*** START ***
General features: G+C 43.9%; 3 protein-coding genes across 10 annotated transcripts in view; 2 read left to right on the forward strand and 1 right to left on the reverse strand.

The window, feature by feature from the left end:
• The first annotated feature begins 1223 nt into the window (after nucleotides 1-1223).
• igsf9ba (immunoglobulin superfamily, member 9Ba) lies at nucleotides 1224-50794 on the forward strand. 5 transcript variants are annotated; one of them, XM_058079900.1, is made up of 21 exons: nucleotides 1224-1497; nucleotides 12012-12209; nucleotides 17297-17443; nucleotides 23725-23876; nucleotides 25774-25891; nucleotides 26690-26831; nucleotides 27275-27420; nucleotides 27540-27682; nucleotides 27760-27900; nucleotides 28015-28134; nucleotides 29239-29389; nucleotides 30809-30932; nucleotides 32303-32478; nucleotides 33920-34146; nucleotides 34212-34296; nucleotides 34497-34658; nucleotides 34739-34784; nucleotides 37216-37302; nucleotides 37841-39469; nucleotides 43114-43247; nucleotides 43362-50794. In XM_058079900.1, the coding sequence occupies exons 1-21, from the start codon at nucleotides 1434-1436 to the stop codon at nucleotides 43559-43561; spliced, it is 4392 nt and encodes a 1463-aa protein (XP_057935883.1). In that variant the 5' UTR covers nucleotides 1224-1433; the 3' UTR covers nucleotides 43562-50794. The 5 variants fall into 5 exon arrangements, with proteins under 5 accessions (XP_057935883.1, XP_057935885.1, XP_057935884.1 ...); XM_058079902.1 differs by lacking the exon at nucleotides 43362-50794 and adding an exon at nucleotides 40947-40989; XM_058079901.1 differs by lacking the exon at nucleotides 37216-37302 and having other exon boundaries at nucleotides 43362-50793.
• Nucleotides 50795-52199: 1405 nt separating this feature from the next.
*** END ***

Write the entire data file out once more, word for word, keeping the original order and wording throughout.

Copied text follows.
General features: G+C 43.9%; 3 protein-coding genes across 10 annotated transcripts in view; 2 read left to right on the forward strand and 1 right to left on the reverse strand.

The window, feature by feature from the left end:
• The first annotated feature begins 1223 nt into the window (after nucleotides 1-1223).
• igsf9ba (immunoglobulin superfamily, member 9Ba) lies at nucleotides 1224-50794 on the forward strand. 5 transcript variants are annotated; one of them, XM_058079900.1, is made up of 21 exons: nucleotides 1224-1497; nucleotides 12012-12209; nucleotides 17297-17443; nucleotides 23725-23876; nucleotides 25774-25891; nucleotides 26690-26831; nucleotides 27275-27420; nucleotides 27540-27682; nucleotides 27760-27900; nucleotides 28015-28134; nucleotides 29239-29389; nucleotides 30809-30932; nucleotides 32303-32478; nucleotides 33920-34146; nucleotides 34212-34296; nucleotides 34497-34658; nucleotides 34739-34784; nucleotides 37216-37302; nucleotides 37841-39469; nucleotides 43114-43247; nucleotides 43362-50794. In XM_058079900.1, the coding sequence occupies exons 1-21, from the start codon at nucleotides 1434-1436 to the stop codon at nucleotides 43559-43561; spliced, it is 4392 nt and encodes a 1463-aa protein (XP_057935883.1). In that variant the 5' UTR covers nucleotides 1224-1433; the 3' UTR covers nucleotides 43562-50794. The 5 variants fall into 5 exon arrangements, with proteins under 5 accessions (XP_057935883.1, XP_057935885.1, XP_057935884.1 ...); XM_058079902.1 differs by lacking the exon at nucleotides 43362-50794 and adding an exon at nucleotides 40947-40989; XM_058079901.1 differs by lacking the exon at nucleotides 37216-37302 and having other exon boundaries at nucleotides 43362-50793.
• Nucleotides 50795-52199: 1405 nt separating this feature from the next.